Another frustrating aspect for Android users is with respect to the updates. In Android, updates are very complex, because there is no uniformity among the various devices running the Android OS. Even closed OSs support their updates—for example, Apple’s iOS 5 supports iPhone 4, 4s, iPad and iPad 2; and Microsoft allows its users to upgrade to Windows 7 from Windows XP without hassles. As you have probably noticed, only a handful of devices receive the new Android version. The rest of the users are forced to change their phones. Most users are alright with that, because today, the life expectancy of mobiles is a maximum of about two years. People who want to stay updated as much as possible, change their phones within a year. The reason behind this mess is that updates depend mostly on the hardware, the specs of which differ from vendor to vendor. Most vendors upgrade their hardware specs as soon as a new Android version hits the market. So the next time you try to install an app which doesn’t work well on your device, just remember, “It’s time to change your phone!”

Android and freedom
Online privacy is becoming a myth, since security threats pose a constant challenge. No matter how hard we work to make our systems secure, there’s always some kind of threat arising daily. That’s why systems administrators continually evaluate security and take the necessary steps to mitigate threats.

Not long ago, we came to know about PRISM –- an NSA (USA) spy program that can monitor anyone, anywhere in the world, at any time. Thanks to Edward Snowden, who leaked this news, we now realise how vulnerable we are online. Although some may think that worrying about this borders on being paranoid, there’s sufficient proof that all this is happening as you read this article. Many of us use smartphones for almost everything. We keep business contacts, personal details, and confidential data such as bank account numbers, passwords, etc, on it. It’s not an exaggeration to state that our smartphones contain more confidential data than any other secure vault in this world. In today’s world, the easiest way to track people’s whereabouts is via their phones. So you should realise that you are holding a powerful device in your hands, and you are responsible for keeping your data safe.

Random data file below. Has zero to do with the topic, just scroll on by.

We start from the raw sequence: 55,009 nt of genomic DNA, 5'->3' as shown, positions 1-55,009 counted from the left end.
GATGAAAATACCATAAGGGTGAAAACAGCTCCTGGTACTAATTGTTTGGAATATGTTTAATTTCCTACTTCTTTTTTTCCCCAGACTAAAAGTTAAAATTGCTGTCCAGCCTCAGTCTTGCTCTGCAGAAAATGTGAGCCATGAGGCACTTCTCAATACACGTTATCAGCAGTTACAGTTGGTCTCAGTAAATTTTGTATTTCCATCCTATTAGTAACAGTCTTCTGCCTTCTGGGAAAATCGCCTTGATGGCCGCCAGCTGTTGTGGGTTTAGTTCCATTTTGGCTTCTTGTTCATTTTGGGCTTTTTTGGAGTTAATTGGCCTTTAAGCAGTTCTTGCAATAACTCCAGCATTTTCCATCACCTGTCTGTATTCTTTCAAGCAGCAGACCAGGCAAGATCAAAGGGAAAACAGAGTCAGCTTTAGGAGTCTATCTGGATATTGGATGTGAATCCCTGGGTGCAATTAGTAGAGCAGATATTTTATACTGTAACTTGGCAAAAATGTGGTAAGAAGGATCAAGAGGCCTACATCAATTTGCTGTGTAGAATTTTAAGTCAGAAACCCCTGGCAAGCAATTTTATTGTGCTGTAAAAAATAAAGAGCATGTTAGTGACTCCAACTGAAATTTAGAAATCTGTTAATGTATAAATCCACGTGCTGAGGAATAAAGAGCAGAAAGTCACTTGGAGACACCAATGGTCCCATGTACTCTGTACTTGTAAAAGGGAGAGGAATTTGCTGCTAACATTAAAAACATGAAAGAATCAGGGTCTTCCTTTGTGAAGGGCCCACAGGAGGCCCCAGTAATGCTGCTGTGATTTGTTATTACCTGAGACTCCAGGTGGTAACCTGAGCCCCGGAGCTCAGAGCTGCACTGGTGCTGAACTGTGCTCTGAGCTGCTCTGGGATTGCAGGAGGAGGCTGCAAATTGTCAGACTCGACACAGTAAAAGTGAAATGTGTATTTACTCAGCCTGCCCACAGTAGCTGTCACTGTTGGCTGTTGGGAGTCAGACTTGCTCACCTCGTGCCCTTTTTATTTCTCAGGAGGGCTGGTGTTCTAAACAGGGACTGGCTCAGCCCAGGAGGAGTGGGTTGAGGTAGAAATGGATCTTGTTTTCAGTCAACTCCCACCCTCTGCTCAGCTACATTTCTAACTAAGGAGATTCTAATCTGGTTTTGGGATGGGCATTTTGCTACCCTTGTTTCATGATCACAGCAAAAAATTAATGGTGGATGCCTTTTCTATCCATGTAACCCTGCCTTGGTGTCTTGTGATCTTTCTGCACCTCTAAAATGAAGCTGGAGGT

People use smartphones to stay organised, set reminders or keep notes about ideas. Some of the apps use centralised servers to store the data. What users do not realise is that you lose control of your data when you trust a centralised server that is owned by a corporation you don’t know. You are kept ignorant about how your data is being used and protected. If an attacker can compromise that centralised server, then your data could be at risk. To make things even more complicated, an attacker could erase all that precious data and you wouldn’t even know about it.

Most of the apps in the Google Play store are closed source. Some apps are malicious in nature, working against the interests of the user. Some apps keep tabs on you, or worse, they can steal the most confidential data from your device without your knowledge. Some apps act as tools for promoting non-free services or software by carrying ads. Several studies reveal that these apps track their users’ locations and store other background information about them.
You may think of this as paranoia, but the thing is that cyber criminals thrive on the ignorance of the public. It may be argued that most users do not have any illegal secrets in the phone, nor are they important people, so why should they worry about being monitored? Thinking along those lines resembles the man who ignores an empty gun at his door step. He may not use that gun, but is completely ignorant of the fact that someone else might use that gun and frame him for murder.

Despite the facts that stack up against Android, it is almost impossible to underestimate its benefits. For a while, Linux was considered a ‘nerdy’ thing, used only by developers, hackers and others in research. Typically, those in the ‘normal’ user community did not know much about Linux. After the arrival of Android, everyone has the Linux kernel in their hands. Android acts as a gateway for Linux to reach all kinds of people. The FOSS community believes in Android, but since Android poses a lot of problems due to the closed nature of its source code, some people thought of creating a mobile operating system without relying on any closed or proprietary code or services. That’s how Replicant was born.

Most of Android’s non-free code deals with hardware such as the camera, GPS, RIL (Radio interface layer), etc. So, Replicant attempts to build a fully functional Android operating system that relies completely on free and open source code.